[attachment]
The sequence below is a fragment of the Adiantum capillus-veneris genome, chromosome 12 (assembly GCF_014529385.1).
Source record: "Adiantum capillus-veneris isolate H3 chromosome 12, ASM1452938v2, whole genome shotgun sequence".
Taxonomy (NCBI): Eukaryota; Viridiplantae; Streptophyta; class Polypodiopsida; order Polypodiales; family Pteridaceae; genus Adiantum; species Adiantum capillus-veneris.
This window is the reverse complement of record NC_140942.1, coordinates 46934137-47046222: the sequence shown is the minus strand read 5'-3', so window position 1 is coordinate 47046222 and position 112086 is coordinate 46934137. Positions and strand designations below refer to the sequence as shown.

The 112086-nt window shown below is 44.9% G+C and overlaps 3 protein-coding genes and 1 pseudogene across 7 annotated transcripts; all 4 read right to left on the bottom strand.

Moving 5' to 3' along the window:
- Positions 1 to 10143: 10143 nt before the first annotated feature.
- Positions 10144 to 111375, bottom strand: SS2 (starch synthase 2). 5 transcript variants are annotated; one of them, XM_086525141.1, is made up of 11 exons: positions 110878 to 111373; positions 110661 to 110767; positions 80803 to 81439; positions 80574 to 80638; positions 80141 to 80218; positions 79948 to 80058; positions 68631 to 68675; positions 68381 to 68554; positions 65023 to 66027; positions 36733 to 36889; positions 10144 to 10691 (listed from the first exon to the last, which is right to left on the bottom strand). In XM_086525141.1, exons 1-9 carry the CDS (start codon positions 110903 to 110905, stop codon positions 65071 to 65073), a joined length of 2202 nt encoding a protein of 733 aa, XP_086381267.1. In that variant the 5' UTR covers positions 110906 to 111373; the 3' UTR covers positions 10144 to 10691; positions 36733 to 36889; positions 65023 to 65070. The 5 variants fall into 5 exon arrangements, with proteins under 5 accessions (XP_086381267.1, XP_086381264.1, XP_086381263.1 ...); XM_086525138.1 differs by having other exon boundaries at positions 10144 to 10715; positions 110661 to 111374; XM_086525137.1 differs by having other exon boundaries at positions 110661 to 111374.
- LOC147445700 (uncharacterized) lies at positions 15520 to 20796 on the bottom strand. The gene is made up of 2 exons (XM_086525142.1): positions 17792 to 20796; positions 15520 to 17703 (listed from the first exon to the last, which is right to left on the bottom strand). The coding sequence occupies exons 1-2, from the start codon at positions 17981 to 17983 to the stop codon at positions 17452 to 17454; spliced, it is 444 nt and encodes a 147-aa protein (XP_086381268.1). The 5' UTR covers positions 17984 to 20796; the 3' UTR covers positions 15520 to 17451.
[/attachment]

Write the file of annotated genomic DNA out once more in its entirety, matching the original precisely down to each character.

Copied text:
The sequence below is a fragment of the Adiantum capillus-veneris genome, chromosome 12 (assembly GCF_014529385.1).
Source record: "Adiantum capillus-veneris isolate H3 chromosome 12, ASM1452938v2, whole genome shotgun sequence".
Taxonomy (NCBI): Eukaryota; Viridiplantae; Streptophyta; class Polypodiopsida; order Polypodiales; family Pteridaceae; genus Adiantum; species Adiantum capillus-veneris.
This window is the reverse complement of record NC_140942.1, coordinates 46934137-47046222: the sequence shown is the minus strand read 5'-3', so window position 1 is coordinate 47046222 and position 112086 is coordinate 46934137. Positions and strand designations below refer to the sequence as shown.

The 112086-nt window shown below is 44.9% G+C and overlaps 3 protein-coding genes and 1 pseudogene across 7 annotated transcripts; all 4 read right to left on the bottom strand.

Moving 5' to 3' along the window:
- Positions 1 to 10143: 10143 nt before the first annotated feature.
- Positions 10144 to 111375, bottom strand: SS2 (starch synthase 2). 5 transcript variants are annotated; one of them, XM_086525141.1, is made up of 11 exons: positions 110878 to 111373; positions 110661 to 110767; positions 80803 to 81439; positions 80574 to 80638; positions 80141 to 80218; positions 79948 to 80058; positions 68631 to 68675; positions 68381 to 68554; positions 65023 to 66027; positions 36733 to 36889; positions 10144 to 10691 (listed from the first exon to the last, which is right to left on the bottom strand). In XM_086525141.1, exons 1-9 carry the CDS (start codon positions 110903 to 110905, stop codon positions 65071 to 65073), a joined length of 2202 nt encoding a protein of 733 aa, XP_086381267.1. In that variant the 5' UTR covers positions 110906 to 111373; the 3' UTR covers positions 10144 to 10691; positions 36733 to 36889; positions 65023 to 65070. The 5 variants fall into 5 exon arrangements, with proteins under 5 accessions (XP_086381267.1, XP_086381264.1, XP_086381263.1 ...); XM_086525138.1 differs by having other exon boundaries at positions 10144 to 10715; positions 110661 to 111374; XM_086525137.1 differs by having other exon boundaries at positions 110661 to 111374.
- LOC147445700 (uncharacterized) lies at positions 15520 to 20796 on the bottom strand. The gene is made up of 2 exons (XM_086525142.1): positions 17792 to 20796; positions 15520 to 17703 (listed from the first exon to the last, which is right to left on the bottom strand). The coding sequence occupies exons 1-2, from the start codon at positions 17981 to 17983 to the stop codon at positions 17452 to 17454; spliced, it is 444 nt and encodes a 147-aa protein (XP_086381268.1). The 5' UTR covers positions 17984 to 20796; the 3' UTR covers positions 15520 to 17451.